Interestingly, the big “end of the world” reveal didn’t really happen until the start of this episode. In other two-part finales we’ve seen, everything would have been stacked against the main heroes all at once.
Here, we had them in personal peril, which was solved by the Doctor just walking straight out to the Daleks and facing them down. Thank goodness for forcefields, that’s what I say.
It wasn’t until a few minutes later that it was revealed that the Doctor was essentially creating a bomb that would kill everyone and everything in it’s path. Getting rid of the Daleks is one thing, but is it worth getting rid of the entire planet and everyone in it?
It’s fascinating to see the Doctor continue on with his plan, even though he would be guilty of genocide. He tries to convince himself that there are pockets of humans that would live on, but later Doctor incarnations would never dream of wiping out an innocent species simply to rid the world of the others.
Although… there is Volcano Day.
What a choice!
To ease his guilt a little, he sends Rose back home with a tricksy way of getting her into the TARDIS and a Doctor-shaped hologram. I reckon that she was almost convinced until the hologram turned it’s head and looked straight at her.
I wonder if he makes those holograms for each and every one of his companions? It’s personalised, because it says Rose, but he must have done this before. Unless it’s the TARDIS being all psychic again.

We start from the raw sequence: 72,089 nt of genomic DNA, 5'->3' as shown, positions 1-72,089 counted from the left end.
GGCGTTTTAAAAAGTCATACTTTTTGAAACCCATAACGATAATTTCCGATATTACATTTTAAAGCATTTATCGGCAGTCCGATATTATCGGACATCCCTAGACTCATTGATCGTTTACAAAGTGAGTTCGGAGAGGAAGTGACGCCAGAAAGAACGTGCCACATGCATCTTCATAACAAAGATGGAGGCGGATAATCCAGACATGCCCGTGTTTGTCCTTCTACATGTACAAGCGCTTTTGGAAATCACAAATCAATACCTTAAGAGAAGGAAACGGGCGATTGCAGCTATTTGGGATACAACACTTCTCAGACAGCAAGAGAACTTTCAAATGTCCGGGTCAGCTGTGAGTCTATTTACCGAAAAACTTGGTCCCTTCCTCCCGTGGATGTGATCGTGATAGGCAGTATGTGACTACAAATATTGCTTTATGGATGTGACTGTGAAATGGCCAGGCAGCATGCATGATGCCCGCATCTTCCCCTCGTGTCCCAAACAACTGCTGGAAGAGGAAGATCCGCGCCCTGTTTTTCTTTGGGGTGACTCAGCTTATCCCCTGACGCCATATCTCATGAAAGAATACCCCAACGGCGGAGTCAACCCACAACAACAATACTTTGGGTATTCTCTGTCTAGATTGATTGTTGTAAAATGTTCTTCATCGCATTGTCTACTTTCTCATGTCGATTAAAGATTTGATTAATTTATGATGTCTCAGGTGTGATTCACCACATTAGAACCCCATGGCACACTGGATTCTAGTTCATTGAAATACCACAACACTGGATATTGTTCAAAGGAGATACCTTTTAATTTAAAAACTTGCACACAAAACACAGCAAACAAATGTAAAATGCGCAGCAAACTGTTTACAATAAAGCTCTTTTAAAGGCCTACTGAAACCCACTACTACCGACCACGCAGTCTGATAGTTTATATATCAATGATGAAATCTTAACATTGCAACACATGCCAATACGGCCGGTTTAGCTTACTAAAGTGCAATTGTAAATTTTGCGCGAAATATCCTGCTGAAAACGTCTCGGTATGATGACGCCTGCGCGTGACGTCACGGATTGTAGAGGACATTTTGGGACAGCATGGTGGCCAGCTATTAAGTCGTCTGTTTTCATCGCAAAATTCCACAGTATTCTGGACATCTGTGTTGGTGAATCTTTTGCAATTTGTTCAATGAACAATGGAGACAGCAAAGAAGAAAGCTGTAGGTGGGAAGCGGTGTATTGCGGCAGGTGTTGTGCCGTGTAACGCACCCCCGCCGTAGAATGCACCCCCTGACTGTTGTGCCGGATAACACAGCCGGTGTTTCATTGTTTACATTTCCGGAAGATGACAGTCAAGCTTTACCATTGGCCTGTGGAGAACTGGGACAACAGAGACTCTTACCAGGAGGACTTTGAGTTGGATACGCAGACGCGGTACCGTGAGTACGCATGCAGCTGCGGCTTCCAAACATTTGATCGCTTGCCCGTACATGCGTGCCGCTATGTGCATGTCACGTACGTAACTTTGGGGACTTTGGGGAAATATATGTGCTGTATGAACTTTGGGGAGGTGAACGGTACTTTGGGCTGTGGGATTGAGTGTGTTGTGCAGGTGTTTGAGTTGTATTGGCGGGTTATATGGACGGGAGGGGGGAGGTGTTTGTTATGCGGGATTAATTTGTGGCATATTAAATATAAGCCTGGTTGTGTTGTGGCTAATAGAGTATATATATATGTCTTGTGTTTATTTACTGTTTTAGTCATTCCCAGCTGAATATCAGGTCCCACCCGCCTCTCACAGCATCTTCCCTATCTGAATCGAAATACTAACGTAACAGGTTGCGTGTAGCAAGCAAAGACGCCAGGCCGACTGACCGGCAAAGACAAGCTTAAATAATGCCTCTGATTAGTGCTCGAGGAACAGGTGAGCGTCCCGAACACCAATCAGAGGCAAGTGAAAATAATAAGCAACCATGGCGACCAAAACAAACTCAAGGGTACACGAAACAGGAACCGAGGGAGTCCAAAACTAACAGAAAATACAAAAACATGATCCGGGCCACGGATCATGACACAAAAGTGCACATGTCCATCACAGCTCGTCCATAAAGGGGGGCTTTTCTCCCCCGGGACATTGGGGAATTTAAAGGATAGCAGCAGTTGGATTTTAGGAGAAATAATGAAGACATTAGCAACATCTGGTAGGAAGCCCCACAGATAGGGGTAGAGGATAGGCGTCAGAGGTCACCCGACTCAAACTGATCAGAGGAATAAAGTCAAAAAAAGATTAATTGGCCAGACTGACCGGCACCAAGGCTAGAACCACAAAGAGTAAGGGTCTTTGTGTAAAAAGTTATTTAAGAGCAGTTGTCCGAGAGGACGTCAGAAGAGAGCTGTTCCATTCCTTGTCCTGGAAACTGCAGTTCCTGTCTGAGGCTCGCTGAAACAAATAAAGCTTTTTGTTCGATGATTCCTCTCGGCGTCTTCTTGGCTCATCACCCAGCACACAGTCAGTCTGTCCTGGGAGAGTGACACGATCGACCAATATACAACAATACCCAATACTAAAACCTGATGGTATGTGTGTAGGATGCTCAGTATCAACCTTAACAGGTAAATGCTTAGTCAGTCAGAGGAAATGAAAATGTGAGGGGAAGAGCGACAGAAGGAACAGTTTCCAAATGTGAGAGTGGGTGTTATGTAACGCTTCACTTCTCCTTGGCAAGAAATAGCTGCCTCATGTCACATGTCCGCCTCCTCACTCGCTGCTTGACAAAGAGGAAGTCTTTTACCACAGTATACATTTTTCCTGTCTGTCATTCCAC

Whilst Rose is sent back to safety, against her wishes, Lynda with a y won’t leave. She’s another brave one. Again, it would have been interesting to see her as a companion. She doesn’t seem as bright as some of those we’ve seen, quite child-like, but brave and keen. Still, we’ll never know!
Captain Jack bravely leads the remaining people into battle, living up to his Captain name, and he sacrifices himself, albeit briefly. I like the skeleton CGI that occurs when someone is zapped by a Dalek, it’s very striking (pardon the pun).
So, it’s left to Rose to essentially inhale all of time and space and save the world. It all gets a bit dramatic for my tastes, and it’s not exactly a fair fight – the Daleks against what appears to be an all powerful being.
However, there is a cost, and the Doctor has to extract the power from Rose, at the cost of another regeneration. The kiss they did to do this was weird. I remember it being built up at the time, but it wasn’t exactly a romantic thing. And if it had been Mickey, would he still have had to kiss him or could he have found another way?
All that is left is to explain to Rose, really quite badly, what is going to happen, and then the change begins.
“It’s a bit dodgy, this process. You never know what you’re going to end up with.”
Eh-hem. DAVID TENNANT!
Although this Doctor was always touted as a darker, more brooding character, one that had to come to terms with all that had gone before to allow the adventures to continue, his final words were so much happier than DT’s.
“You were absolutely fantastic. And you know what? So was I?”